How, if at all, has the recent downturn in the economy affected the business? Is the business benefiting from the current perceived improvement in market conditions?
In 2007 we sold approximately 20,000 hampers in November & December, I had a warehouse full of stock in October 2008 and then January 2009 came and I still had a warehouse full of stock,. Back in the days of the Celtic Tiger, it was highly unlikely to receive a single-order basket or to operate from the website. The vast majority of the business was with big business corporations. That has since changed in the last five years. In order to ensure the business’s survival in 2009, I knew I would need to change my business practices. I had to get moving really quickly and I had to find a way of getting rid of my stock. So I loaded up my van like Dell Boy and I hit the road and went to all the shows and fairs. Every weekend, we were at a show somewhere. We were like the Travelling Hillbillies family. But you know, it really worked in the end because I went from having 5% of my business online to a big leap of 70% of my business happening online. I now put a lot of effort into my online business because that’s how it’s going nowadays & am delighted to belaunching my new website on Thursday 4th September 14. However I also produce a full hard copy brochure every year to showcase my New Christmas Selection as the corporate market is reviving & responds well to a printed brochure.
What is the culture within your company? How important has your team been to the development of the business?
My team is what keeps me going. When I feel exhausted & lacking creativity its my team that helps me get my mojo back. Many of my part time staff has been with me for over 15 years & two since the get go 21 years ago. I have learnt over the years that the team are a vital source of information & inspiration. We have regular meetings were everyone is allowed moan, groan, make suggestions & get involved. My small boutique wine supplier’s visit & we have fun with the wine tasting plus we collectively enjoy days where the wonderful Irish Artisan foods are tasted & selected. It keeps the passion alive & helps everyone take responsibility for the running of the business.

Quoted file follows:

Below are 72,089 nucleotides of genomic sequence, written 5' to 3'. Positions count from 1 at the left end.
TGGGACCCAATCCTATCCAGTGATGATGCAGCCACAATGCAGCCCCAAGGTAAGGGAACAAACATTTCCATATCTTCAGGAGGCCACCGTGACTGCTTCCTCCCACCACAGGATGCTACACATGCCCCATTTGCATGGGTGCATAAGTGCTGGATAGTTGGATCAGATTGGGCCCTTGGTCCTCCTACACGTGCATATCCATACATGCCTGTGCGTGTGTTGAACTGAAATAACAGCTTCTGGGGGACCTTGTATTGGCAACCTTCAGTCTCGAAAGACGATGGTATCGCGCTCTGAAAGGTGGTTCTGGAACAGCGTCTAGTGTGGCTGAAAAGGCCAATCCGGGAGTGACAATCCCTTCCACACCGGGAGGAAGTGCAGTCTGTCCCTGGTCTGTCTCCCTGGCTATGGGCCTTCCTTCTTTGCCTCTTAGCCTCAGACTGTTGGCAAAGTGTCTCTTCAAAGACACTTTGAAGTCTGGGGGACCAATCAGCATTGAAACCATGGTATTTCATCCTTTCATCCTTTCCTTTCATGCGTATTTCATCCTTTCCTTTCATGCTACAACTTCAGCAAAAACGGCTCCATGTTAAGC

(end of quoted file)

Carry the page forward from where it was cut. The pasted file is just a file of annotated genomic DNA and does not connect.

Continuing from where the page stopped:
What 3 pieces of advice, from your experience, would you like to share with others in business or intending to start a new business?
1. Always keep working on relationships & meet your clients when possible
2. Don’t ask your friends for advice on your business they will only tell you what you want to hear.
3. Don’t give up the day job for self employment because you are looking for an easier life. Be prepared to give it 24×7 , including Christmas Day, Bank Holidays & Holy Days of obligation !
What’s next for Hampers & Co?
I am confident that with my twenty one years of determination and innovation; a couple of busy months ahead; and our newly appreciated, active online presence; the future is indeed looking bright for Hampers & Co.This Christmas we have been invited into the iconic Clery’s Department Store where will we have all our Hampers & Gourmet Gift Boxes on offer & we will be offering a worldwide delivery service.
With over 350 gifts and hampers on their website, Hampers & Co is the answer to all your gifting ideas. To find out more, log onto www.hampersandco.com.